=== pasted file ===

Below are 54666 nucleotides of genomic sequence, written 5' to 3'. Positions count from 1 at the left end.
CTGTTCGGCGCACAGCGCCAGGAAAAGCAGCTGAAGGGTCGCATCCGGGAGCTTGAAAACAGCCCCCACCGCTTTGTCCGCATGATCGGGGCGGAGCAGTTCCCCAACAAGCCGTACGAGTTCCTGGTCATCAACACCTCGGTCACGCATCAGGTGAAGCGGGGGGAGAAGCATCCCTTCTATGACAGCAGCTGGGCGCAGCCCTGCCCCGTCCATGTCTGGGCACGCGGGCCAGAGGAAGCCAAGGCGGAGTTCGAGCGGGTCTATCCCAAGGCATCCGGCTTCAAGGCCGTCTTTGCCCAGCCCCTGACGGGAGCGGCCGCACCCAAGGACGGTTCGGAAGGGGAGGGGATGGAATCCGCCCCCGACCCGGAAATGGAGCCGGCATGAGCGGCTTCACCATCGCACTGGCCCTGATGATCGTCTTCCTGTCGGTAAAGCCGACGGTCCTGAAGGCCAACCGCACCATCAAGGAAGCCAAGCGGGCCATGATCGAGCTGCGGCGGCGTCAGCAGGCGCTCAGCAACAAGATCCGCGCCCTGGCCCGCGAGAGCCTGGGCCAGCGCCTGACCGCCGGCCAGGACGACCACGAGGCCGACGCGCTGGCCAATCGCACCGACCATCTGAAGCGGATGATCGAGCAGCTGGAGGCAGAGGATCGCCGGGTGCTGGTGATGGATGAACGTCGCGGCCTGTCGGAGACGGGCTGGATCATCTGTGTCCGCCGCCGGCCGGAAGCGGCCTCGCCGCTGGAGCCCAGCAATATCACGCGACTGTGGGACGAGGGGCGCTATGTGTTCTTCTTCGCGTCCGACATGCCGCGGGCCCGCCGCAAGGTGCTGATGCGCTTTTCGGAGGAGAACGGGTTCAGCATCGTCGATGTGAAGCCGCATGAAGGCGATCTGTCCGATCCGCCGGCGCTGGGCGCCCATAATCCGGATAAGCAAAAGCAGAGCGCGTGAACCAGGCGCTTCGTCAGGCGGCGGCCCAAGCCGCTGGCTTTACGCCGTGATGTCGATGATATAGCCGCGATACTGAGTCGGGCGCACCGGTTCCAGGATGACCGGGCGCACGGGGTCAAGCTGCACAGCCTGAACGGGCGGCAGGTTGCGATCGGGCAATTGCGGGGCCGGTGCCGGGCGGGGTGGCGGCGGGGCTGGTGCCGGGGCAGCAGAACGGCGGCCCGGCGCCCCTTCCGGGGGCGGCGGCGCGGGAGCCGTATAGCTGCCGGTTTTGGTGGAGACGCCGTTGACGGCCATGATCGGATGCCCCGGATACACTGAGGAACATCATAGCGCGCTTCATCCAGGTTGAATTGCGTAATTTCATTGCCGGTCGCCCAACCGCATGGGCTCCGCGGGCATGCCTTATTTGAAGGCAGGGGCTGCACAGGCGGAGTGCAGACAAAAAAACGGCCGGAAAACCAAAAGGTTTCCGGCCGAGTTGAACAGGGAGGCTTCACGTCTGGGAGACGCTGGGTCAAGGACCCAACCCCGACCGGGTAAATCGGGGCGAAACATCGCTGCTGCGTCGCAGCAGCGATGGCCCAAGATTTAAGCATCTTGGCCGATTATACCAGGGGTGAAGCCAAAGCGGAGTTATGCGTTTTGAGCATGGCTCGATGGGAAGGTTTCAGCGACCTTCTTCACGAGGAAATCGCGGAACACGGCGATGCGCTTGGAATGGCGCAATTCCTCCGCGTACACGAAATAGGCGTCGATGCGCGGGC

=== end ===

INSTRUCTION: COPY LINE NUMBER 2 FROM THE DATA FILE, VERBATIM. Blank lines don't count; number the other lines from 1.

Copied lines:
CTGTTCGGCGCACAGCGCCAGGAAAAGCAGCTGAAGGGTCGCATCCGGGAGCTTGAAAACAGCCCCCACCGCTTTGTCCGCATGATCGGGGCGGAGCAGTTCCCCAACAAGCCGTACGAGTTCCTGGTCATCAACACCTCGGTCACGCATCAGGTGAAGCGGGGGGAGAAGCATCCCTTCTATGACAGCAGCTGGGCGCAGCCCTGCCCCGTCCATGTCTGGGCACGCGGGCCAGAGGAAGCCAAGGCGGAGTTCGAGCGGGTCTATCCCAAGGCATCCGGCTTCAAGGCCGTCTTTGCCCAGCCCCTGACGGGAGCGGCCGCACCCAAGGACGGTTCGGAAGGGGAGGGGATGGAATCCGCCCCCGACCCGGAAATGGAGCCGGCATGAGCGGCTTCACCATCGCACTGGCCCTGATGATCGTCTTCCTGTCGGTAAAGCCGACGGTCCTGAAGGCCAACCGCACCATCAAGGAAGCCAAGCGGGCCATGATCGAGCTGCGGCGGCGTCAGCAGGCGCTCAGCAACAAGATCCGCGCCCTGGCCCGCGAGAGCCTGGGCCAGCGCCTGACCGCCGGCCAGGACGACCACGAGGCCGACGCGCTGGCCAATCGCACCGACCATCTGAAGCGGATGATCGAGCAGCTGGAGGCAGAGGATCGCCGGGTGCTGGTGATGGATGAACGTCGCGGCCTGTCGGAGACGGGCTGGATCATCTGTGTCCGCCGCCGGCCGGAAGCGGCCTCGCCGCTGGAGCCCAGCAATATCACGCGACTGTGGGACGAGGGGCGCTATGTGTTCTTCTTCGCGTCCGACATGCCGCGGGCCCGCCGCAAGGTGCTGATGCGCTTTTCGGAGGAGAACGGGTTCAGCATCGTCGATGTGAAGCCGCATGAAGGCGATCTGTCCGATCCGCCGGCGCTGGGCGCCCATAATCCGGATAAGCAAAAGCAGAGCGCGTGAACCAGGCGCTTCGTCAGGCGGCGGCCCAAGCCGCTGGCTTTACGCCGTGATGTCGATGATATAGCCGCGATACTGAGTCGGGCGCACCGGTTCCAGGATGACCGGGCGCACGGGGTCAAGCTGCACAGCCTGAACGGGCGGCAGGTTGCGATCGGGCAATTGCGGGGCCGGTGCCGGGCGGGGTGGCGGCGGGGCTGGTGCCGGGGCAGCAGAACGGCGGCCCGGCGCCCCTTCCGGGGGCGGCGGCGCGGGAGCCGTATAGCTGCCGGTTTTGGTGGAGACGCCGTTGACGGCCATGATCGGATGCCCCGGATACACTGAGGAACATCATAGCGCGCTTCATCCAGGTTGAATTGCGTAATTTCATTGCCGGTCGCCCAACCGCATGGGCTCCGCGGGCATGCCTTATTTGAAGGCAGGGGCTGCACAGGCGGAGTGCAGACAAAAAAACGGCCGGAAAACCAAAAGGTTTCCGGCCGAGTTGAACAGGGAGGCTTCACGTCTGGGAGACGCTGGGTCAAGGACCCAACCCCGACCGGGTAAATCGGGGCGAAACATCGCTGCTGCGTCGCAGCAGCGATGGCCCAAGATTTAAGCATCTTGGCCGATTATACCAGGGGTGAAGCCAAAGCGGAGTTATGCGTTTTGAGCATGGCTCGATGGGAAGGTTTCAGCGACCTTCTTCACGAGGAAATCGCGGAACACGGCGATGCGCTTGGAATGGCGCAATTCCTCCGCGTACACGAAATAGGCGTCGATGCGCGGGC